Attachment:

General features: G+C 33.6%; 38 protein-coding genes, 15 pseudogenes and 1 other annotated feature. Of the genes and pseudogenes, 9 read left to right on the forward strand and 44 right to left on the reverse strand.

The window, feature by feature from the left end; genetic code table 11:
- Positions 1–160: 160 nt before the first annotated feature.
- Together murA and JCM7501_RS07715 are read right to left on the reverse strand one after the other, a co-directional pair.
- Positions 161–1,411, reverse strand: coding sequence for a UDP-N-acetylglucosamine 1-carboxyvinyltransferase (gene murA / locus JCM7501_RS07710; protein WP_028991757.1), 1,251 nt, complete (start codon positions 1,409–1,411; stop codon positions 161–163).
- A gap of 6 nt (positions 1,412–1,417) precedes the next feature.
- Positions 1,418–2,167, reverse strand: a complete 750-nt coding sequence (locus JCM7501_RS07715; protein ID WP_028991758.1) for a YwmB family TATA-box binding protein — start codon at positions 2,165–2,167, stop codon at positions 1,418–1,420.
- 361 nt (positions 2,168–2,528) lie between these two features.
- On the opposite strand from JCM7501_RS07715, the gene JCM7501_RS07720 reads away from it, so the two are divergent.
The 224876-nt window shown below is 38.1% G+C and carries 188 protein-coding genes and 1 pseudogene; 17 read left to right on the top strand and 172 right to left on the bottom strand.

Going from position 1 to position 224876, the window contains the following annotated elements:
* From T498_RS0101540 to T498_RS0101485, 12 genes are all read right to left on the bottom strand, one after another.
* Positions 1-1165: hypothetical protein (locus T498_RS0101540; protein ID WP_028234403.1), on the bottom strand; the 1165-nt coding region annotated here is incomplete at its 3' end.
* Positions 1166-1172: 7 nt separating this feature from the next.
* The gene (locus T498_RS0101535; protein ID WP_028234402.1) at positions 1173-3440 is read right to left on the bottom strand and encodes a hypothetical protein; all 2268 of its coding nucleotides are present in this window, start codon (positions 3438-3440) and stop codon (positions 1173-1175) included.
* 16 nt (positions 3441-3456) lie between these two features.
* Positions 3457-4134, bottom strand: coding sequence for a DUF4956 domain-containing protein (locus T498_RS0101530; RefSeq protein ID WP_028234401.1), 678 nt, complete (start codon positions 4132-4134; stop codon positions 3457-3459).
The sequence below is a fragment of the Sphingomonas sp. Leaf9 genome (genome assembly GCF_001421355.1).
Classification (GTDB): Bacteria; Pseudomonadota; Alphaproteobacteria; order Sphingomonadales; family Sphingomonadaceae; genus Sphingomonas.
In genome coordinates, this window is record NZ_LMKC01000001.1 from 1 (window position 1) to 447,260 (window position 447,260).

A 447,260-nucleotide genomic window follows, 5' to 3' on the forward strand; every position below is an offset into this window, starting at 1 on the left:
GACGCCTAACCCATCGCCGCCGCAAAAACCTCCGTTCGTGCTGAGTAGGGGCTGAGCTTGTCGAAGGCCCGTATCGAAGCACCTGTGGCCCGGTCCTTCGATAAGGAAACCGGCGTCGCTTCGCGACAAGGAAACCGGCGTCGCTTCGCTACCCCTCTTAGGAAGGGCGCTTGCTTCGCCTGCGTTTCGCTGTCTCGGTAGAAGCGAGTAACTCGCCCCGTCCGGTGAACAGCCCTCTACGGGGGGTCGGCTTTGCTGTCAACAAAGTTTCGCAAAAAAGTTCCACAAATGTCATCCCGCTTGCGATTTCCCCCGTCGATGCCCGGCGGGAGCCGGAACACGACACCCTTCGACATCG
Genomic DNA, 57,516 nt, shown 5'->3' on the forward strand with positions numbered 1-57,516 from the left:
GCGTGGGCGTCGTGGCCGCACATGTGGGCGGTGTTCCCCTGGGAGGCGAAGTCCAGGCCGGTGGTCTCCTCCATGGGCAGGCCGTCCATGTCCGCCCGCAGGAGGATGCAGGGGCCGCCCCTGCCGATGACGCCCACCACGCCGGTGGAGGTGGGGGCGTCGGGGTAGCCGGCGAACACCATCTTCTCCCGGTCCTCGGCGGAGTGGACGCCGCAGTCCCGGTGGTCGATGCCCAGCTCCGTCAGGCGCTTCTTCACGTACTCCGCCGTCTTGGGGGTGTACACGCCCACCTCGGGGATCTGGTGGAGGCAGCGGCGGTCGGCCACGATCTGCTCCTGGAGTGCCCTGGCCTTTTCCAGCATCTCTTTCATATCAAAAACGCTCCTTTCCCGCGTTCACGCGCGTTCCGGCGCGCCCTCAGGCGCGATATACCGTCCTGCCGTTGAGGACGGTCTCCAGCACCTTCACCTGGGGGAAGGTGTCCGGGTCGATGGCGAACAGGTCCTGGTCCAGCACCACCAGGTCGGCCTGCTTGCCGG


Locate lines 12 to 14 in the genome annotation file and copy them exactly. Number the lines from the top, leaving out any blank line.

* From T498_RS0101540 to T498_RS0101485, 12 genes are all read right to left on the bottom strand, one after another.
* Positions 1-1165: hypothetical protein (locus T498_RS0101540; protein ID WP_028234403.1), on the bottom strand; the 1165-nt coding region annotated here is incomplete at its 3' end.
* Positions 1166-1172: 7 nt separating this feature from the next.